Opinion: Thoughts Regarding Supreme Court Ruling on Fourth Estate v. Wall-Street.com

On March 4, 2019, the Supreme Court of the United States issued a ruling on Fourth Estate v. Wall-Street.com, saying,

“We hold, in accord with the United States Court of Appeals for the Eleventh Circuit, that registration occurs, and a copyright claimant may commence an infringement suit, when the Copyright Office registers a copyright. Upon registration of the copyright, however, a copyright owner can recover for infringement that occurred both before and after registration.

So what does that mean for you, the copyright owner?

First and foremost, you still own rights to your copyrighted work. Your creative work is protected once it is in a tangible medium of expression. For example, if you want to license your work, you may.

What the ruling does is essentially delay the process of filing an infringement lawsuit. The average processing time for copyright registrations is about seven months, which means that a copyright owner will have to wait until they have a successful registration, or a refusal in order to proceed with an infringement lawsuit. While a copyright owner can not commence a lawsuit, until after a definitive grant or refusal from the Copyright Office they can discover that infringement has occurred and start calculating damages. Damages can be calculated from when the infringement began.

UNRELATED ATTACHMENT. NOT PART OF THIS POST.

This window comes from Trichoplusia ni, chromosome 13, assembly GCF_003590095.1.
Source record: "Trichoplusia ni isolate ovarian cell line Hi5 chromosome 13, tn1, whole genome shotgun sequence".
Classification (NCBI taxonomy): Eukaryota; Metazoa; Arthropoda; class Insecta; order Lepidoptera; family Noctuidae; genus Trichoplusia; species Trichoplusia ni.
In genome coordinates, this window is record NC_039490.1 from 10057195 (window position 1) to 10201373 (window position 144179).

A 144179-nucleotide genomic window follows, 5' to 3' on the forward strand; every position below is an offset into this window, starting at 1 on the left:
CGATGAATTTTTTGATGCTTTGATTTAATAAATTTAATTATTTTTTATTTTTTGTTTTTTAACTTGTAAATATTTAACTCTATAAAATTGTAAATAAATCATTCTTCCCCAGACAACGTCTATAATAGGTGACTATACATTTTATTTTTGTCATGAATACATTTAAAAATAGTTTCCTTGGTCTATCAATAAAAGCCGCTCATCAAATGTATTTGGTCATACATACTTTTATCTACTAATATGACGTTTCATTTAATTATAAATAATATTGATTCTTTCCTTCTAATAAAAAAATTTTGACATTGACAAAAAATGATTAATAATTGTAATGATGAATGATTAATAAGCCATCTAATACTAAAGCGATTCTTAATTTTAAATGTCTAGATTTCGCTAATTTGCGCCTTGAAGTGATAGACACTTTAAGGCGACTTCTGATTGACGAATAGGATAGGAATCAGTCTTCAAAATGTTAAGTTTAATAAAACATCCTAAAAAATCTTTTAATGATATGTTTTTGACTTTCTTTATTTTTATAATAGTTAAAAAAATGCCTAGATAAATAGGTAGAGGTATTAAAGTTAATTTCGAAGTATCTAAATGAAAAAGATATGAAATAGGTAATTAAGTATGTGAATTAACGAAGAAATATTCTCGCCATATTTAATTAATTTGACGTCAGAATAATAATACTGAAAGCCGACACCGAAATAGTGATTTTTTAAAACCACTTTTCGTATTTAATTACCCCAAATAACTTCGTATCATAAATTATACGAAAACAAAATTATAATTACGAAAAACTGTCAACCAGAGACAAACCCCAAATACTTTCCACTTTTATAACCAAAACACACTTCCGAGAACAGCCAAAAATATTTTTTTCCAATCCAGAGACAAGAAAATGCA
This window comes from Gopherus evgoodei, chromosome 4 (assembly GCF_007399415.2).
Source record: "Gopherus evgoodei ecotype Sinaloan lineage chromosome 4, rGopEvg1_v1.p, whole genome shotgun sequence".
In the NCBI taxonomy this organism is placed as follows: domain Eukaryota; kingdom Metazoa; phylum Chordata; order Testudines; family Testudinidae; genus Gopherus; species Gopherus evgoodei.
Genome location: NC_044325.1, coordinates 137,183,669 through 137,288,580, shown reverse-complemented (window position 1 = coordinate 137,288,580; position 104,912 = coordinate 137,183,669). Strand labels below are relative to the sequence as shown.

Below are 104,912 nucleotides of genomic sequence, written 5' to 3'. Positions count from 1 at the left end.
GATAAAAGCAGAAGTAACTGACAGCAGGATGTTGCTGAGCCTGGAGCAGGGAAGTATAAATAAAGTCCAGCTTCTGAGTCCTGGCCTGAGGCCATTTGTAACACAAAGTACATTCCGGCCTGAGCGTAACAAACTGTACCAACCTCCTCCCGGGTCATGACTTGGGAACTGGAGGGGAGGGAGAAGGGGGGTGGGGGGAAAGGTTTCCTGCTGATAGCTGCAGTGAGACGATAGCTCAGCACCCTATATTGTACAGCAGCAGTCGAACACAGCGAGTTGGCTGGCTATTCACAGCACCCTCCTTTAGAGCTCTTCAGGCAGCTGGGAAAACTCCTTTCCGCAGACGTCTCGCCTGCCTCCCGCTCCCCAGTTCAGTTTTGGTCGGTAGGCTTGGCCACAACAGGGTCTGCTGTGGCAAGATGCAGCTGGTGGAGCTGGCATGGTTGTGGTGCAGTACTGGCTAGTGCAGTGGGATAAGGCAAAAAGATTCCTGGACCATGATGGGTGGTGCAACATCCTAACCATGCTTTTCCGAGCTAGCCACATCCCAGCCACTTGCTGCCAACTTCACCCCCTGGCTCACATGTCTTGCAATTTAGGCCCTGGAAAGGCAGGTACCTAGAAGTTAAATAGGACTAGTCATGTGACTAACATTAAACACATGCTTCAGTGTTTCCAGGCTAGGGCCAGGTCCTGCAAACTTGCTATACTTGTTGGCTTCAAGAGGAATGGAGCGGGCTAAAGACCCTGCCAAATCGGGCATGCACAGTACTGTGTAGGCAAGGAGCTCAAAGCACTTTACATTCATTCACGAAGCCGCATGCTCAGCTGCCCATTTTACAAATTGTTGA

So what are my thoughts on this ruling?

The ruling itself is quite straightforward. I am not surprised about the ruling. I am surprised of the effect the ruling will have. The processing time for a copyright registration is about seven months. Sharing and even copying can be incredibly quick now with the technologies we have today. With the seven months processing time, along with the speed of the Internet and technology, the damage to a copyrighted work could be practically done by the time a registration is completed and an infringement lawsuit begins.

However, the Court did seem sympathetic to the plight of copyright owners, noting that,

“Delays in Copyright Office processing of applications, it appears, are attributable, in large measure, to staffing and budgetary shortages that Congress can alleviate, but courts cannot cure.”

The Supreme Court of the United States has made copyright suits more clear cut with their ruling, and it stresses the importance of filing for copyright protection early. However, I do wonder how this will affect artist communities in the future.

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